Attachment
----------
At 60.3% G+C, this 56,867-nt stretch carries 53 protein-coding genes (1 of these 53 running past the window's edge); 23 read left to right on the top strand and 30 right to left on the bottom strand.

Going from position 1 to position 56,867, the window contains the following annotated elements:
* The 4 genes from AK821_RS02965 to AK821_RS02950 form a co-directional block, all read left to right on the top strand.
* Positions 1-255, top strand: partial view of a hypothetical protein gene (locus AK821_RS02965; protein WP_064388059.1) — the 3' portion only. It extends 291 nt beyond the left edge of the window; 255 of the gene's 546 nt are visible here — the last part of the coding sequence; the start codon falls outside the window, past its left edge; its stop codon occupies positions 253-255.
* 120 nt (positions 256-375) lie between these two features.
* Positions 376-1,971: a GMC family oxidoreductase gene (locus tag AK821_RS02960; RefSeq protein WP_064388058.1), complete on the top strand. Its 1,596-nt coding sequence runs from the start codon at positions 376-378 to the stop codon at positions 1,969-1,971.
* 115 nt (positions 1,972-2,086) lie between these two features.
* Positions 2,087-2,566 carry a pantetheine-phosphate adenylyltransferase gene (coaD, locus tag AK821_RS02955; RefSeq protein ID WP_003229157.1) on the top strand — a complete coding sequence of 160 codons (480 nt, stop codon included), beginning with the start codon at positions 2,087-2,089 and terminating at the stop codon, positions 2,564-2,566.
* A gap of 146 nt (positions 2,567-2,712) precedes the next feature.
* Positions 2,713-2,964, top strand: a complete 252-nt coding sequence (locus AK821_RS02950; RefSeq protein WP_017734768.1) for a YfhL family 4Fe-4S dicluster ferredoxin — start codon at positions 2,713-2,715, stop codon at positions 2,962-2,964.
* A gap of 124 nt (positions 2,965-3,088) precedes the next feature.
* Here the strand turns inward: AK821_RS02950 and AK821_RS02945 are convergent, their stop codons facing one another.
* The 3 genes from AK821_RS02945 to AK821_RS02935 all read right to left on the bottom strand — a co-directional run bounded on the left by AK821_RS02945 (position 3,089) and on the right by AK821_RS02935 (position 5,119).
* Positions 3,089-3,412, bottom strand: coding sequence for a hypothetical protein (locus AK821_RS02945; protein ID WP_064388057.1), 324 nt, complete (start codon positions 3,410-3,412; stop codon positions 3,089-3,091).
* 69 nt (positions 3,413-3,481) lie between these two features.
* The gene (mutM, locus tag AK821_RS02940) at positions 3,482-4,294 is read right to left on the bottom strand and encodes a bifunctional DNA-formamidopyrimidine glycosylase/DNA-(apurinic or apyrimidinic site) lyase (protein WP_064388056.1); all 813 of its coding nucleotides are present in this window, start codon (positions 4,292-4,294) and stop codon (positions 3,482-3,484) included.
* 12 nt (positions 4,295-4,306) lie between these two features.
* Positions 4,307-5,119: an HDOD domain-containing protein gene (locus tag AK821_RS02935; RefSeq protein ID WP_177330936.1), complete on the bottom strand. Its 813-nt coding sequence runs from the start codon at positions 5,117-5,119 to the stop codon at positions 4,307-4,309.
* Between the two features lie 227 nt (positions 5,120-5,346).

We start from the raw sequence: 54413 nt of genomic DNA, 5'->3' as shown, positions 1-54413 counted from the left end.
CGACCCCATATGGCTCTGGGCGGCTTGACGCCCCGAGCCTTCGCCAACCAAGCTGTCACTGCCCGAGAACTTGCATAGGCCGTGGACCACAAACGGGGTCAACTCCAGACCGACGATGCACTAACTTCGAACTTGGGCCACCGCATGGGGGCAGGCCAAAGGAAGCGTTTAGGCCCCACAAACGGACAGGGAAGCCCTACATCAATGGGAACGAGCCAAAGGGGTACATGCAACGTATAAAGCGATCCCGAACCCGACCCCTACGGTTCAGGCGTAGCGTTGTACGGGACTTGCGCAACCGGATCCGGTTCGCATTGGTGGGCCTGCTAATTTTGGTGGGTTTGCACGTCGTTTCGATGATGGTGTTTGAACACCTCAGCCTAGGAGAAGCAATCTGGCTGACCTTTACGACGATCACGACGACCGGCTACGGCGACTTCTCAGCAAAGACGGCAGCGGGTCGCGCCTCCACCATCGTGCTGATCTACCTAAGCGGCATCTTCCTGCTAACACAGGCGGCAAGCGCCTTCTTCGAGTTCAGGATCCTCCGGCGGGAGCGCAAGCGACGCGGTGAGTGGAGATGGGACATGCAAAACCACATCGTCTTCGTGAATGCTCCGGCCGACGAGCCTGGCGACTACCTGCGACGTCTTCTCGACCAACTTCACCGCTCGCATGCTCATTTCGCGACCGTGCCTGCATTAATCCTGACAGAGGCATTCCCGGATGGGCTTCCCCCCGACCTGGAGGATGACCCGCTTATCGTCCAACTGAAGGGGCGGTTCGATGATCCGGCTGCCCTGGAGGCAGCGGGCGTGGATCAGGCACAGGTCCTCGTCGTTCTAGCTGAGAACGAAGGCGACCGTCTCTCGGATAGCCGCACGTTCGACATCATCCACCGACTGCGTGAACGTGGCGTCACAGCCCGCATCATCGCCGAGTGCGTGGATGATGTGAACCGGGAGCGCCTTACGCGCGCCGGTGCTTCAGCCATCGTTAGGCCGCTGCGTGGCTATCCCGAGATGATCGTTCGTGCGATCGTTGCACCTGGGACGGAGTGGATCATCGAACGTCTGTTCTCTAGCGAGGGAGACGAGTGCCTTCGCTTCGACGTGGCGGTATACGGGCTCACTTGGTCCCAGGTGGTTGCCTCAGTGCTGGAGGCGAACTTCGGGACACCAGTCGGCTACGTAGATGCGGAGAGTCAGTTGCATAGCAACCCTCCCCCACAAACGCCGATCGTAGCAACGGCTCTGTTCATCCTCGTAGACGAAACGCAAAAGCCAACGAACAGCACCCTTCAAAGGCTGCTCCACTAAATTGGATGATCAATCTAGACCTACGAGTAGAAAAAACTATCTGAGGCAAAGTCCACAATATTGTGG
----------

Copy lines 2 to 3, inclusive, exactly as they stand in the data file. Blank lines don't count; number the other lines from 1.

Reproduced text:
Going from position 1 to position 56,867, the window contains the following annotated elements:
* The 4 genes from AK821_RS02965 to AK821_RS02950 form a co-directional block, all read left to right on the top strand.